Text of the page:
Scientists are selected for by a system in which those who demonstrate they are really passionate about science relative to other facets of life are encouraged to keep going. It is a process that favors those who endure. Those who are likely to endure are usually those that deal with the least BS in society as a whole (i.e. white males).

    Those in science are not selected for their ability to teach. In fact those passionate about teaching are usually discouraged in those passions to focus on their “research”. For the most part scientists are not taught how to teach but stumble through teaching. The ability to teach is a critical piece that is missing.

    You can’t just expect scientists to be able to effectively communicate or “frame” or whatever jargon you want to use just like that. Most of them are not naturally skilled at it nor are they trained to do that. More importantly most of them do not have the time. More and more universities are being run like corporations. Duties the university used to handle and pay for are shifting to the principle investigators and their labs to handle. Grants are taking up more time. How do you plan on freeing up resources and time for these scientists to learn to “frame” properly?

    Longer term if you really want better communicators in science you will have to select for a different set of people to get PhDs in the sciences than those who endure the system. To maximize framing lots needs to be changed in society.

    Of course how do you do that? Those that can communicate need to step up and push which does require framing.

    Really reading much of the debate about “framing” comes down to pragmatists vs. idealists or put in another way liberals vs. revolutionaries. Those that work within the system vs. those who want to change the system outright.

    Both are needed for even small change to occur. Those who are calling out against framing will keep the “framers” honest. The danger in framing and de-emphaszing the details is feeding a society of sound-bites; a society without real discussion and thought which is the greatest threat to science. People should be engaging and informed enough to be skeptics. Our society does not allow that (between poor education, long commutes, exhausted after work, etc) but it is something we should be fighting for.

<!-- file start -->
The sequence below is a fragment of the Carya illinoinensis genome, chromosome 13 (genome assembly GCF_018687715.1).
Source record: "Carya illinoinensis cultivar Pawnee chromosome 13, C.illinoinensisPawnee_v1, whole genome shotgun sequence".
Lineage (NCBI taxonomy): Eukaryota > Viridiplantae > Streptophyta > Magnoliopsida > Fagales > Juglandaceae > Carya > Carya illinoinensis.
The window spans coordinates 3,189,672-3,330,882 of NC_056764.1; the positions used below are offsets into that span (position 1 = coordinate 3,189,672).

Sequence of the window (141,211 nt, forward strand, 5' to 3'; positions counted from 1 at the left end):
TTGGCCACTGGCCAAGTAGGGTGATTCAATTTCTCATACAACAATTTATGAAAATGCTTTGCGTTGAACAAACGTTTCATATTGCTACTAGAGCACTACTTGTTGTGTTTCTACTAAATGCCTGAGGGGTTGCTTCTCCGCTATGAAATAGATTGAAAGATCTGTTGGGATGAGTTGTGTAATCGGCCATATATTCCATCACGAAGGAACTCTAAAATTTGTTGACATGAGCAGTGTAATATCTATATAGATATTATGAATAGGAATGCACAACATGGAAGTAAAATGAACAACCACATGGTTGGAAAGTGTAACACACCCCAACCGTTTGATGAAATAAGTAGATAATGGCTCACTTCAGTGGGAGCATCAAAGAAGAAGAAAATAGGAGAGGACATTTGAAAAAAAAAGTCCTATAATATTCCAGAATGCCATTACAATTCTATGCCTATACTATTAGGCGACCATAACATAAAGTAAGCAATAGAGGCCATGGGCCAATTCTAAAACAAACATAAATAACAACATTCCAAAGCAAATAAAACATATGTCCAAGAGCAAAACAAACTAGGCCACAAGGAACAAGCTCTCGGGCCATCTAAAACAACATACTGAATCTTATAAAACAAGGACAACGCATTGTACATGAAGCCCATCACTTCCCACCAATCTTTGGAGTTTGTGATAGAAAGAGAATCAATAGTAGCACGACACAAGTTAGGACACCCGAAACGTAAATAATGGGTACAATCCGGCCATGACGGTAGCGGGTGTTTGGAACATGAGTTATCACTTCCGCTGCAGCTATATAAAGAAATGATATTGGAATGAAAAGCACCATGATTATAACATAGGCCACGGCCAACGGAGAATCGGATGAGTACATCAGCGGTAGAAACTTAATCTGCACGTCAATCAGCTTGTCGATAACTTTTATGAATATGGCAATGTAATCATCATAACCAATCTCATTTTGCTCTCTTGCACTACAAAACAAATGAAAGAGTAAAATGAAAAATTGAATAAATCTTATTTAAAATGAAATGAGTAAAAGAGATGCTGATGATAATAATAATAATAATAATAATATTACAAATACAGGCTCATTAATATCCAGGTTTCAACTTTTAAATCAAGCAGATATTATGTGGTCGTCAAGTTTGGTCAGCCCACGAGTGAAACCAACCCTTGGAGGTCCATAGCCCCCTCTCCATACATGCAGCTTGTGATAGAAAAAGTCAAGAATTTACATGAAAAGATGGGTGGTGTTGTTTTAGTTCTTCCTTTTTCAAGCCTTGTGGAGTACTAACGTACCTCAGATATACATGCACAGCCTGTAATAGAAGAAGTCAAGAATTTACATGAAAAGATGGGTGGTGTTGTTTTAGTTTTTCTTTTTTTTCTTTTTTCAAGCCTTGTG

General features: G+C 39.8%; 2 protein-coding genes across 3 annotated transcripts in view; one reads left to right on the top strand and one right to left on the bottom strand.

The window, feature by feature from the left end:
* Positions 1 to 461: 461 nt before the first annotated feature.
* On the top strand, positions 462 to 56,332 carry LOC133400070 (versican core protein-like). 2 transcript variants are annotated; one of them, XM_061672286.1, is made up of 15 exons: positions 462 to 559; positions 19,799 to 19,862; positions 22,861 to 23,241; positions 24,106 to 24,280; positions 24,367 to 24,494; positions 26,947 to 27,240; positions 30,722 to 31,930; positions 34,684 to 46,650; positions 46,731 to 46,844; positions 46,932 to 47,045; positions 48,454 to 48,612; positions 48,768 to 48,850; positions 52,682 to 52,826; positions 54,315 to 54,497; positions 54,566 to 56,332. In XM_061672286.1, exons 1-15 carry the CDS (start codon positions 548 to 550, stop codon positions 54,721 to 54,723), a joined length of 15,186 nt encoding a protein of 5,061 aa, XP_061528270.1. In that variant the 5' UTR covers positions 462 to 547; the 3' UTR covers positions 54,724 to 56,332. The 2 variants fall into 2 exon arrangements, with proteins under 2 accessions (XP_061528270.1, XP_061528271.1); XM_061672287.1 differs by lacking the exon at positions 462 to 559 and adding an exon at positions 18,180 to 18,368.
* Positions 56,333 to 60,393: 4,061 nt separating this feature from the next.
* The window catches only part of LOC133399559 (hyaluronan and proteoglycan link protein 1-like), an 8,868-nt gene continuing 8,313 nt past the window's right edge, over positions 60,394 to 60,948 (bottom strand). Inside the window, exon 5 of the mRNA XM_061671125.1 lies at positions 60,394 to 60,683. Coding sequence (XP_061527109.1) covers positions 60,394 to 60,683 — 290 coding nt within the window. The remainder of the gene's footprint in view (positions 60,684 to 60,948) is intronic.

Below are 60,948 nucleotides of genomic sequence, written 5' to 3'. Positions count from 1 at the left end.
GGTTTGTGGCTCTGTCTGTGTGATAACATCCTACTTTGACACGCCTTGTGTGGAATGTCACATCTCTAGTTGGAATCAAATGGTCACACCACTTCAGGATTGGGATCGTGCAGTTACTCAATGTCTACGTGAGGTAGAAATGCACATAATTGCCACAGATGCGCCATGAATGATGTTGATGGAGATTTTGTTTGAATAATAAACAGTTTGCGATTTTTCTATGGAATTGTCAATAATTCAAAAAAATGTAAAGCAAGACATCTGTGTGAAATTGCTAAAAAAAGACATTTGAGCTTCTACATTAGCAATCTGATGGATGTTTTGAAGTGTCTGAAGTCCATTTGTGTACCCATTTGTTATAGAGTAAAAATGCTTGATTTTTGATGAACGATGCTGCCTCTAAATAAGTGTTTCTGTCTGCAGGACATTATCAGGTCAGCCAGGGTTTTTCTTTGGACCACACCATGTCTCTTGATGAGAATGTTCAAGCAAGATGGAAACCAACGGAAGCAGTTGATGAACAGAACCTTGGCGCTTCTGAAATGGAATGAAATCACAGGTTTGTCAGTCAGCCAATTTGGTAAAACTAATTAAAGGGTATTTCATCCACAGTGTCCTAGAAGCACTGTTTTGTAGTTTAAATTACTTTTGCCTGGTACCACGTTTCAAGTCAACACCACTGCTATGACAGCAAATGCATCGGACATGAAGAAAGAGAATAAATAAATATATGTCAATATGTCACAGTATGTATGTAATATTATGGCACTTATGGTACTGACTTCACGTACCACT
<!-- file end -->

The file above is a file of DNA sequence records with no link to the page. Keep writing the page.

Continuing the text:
What is interesting is that the piece on framing is not framed very well. It is framed towards those who are pragmatists to begin with, not the idealists. It does not reach out and engage the latter group. I have yet to read a post that does frame things well. Everyone seems to keep in their own safe frame about frames.

  13. #13 David Smith
    April 12, 2007

    When scientists move from developing “technical knowledge” to “driving decision-making”, don’t they stop acting as scientists and begin acting as lobbyists or politicians? Scientists with the academic qualifications to fulfill those roles are likely to already have the kind of communication training that you describe.

    Mightn’t it be best if scientists who aren’t qualified to be politicians or lobbyists stuck to developing “technical knowledge”? Or, at least recognize that they are functioning outside their area of competence?

  14. #14 Claudius Denk
    April 24, 2007

    What you are basically saying is that scientists should avoid science and stick to the propaganda. Don’t mince words. This is your message.

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    January 22, 2009